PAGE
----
Both of my sons were married this month; their weddings were actually 13 days apart. It has been a whirlwind of planning, excitement, chaos and pure joy. At one point, I nicknamed August as “Two Weddings and a Funeral,” with the joke that these two events would likely knock somebody off. Fortunately, we all survived just fine. Now that the weddings are over, I’ve been reflecting on the collective meaning of these events.
Kenny and Jeff are 17 months apart in age, so they grew up together as best buddies. Many of the photos I took over the years show both of them doing things together. Reading. Playing. Traveling. Sports. Parties.
Even today, they consider each other as best friends, so naturally they were each others’ “Best Man” at the weddings. When Jeff gave his Best Man toast, he spoke about all the ways that he and Kenny shared events together, including sports, hobbies and even friends. When Kenny gave his Best Man toast, he spoke about the happiness he felt for Jeff; Kenny said he was the “second happiest man in the room”. I might have disagreed with him, but I’m willing to call it a draw.
As close as they are, they are also two very distinct people. They have different strengths, personalities and challenges. Their weddings and receptions were somewhat different, yet both events were joyous, authentic, and affirming. And in one big way, Kenny and Jeff have this in common: they are now married to terrific women.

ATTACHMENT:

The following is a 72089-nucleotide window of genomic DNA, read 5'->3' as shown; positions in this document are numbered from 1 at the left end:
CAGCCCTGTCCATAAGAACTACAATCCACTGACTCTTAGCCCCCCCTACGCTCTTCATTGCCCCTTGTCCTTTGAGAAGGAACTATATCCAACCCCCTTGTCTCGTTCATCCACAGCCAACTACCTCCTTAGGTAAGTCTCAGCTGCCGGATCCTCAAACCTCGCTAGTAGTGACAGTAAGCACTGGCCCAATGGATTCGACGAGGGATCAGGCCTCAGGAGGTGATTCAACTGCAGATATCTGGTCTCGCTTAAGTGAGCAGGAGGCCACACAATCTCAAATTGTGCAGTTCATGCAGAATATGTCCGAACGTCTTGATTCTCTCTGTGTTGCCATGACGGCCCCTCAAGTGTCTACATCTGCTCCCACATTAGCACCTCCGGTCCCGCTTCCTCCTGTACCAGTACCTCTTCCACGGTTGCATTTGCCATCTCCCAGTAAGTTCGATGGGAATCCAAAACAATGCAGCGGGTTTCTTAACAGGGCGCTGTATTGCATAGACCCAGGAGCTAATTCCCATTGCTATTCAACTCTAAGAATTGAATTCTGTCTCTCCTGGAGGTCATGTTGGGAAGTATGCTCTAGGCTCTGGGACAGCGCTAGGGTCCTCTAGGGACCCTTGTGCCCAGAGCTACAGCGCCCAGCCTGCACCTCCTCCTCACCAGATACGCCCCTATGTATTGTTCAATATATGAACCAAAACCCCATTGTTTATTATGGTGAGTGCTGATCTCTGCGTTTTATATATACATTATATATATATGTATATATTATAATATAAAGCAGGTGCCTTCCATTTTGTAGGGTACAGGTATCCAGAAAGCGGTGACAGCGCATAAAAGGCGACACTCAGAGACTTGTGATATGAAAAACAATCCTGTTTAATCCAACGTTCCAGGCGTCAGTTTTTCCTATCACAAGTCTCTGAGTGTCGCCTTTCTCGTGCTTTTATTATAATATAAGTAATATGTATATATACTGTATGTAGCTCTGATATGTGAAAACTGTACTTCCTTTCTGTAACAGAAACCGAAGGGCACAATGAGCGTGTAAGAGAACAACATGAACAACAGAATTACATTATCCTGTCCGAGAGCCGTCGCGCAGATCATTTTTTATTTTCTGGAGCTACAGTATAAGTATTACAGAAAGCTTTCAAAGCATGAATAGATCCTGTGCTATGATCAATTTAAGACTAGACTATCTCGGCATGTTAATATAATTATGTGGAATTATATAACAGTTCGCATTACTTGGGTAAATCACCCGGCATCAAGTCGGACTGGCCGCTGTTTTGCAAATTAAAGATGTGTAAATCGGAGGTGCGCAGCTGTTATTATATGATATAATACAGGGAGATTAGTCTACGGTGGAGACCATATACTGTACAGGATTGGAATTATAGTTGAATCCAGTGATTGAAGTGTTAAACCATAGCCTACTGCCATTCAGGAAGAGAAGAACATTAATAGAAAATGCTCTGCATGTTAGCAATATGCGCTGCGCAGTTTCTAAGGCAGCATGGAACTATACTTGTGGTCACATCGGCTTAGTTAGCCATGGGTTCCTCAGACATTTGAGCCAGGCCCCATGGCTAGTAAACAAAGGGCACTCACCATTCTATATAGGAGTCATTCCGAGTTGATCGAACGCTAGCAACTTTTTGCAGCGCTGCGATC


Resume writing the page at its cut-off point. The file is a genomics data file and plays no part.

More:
As the Dad of these two amazing men, I had a ‘front row seat’ to this beautiful exchange of love, admiration and support between my sons. This has struck me as the best part of each wedding. We don’t always make it a point to say the things we need to say to those close to us. We get busy, we wait for a better moment, or we just forget how important it is. But these two weddings gave me the greatest gift of all – I watched my sons tell each other (and the world) about how much they cared for each other.
I feel so blessed and couldn’t ask for anything more.
(This entry has no photos to look at. This was intentional on my part. So, how does it relate to photography? I think photography is important as one way to keep our memories. It’s not the only way, and I don’t always need a camera to capture the moment. These moments will never fade for me.)
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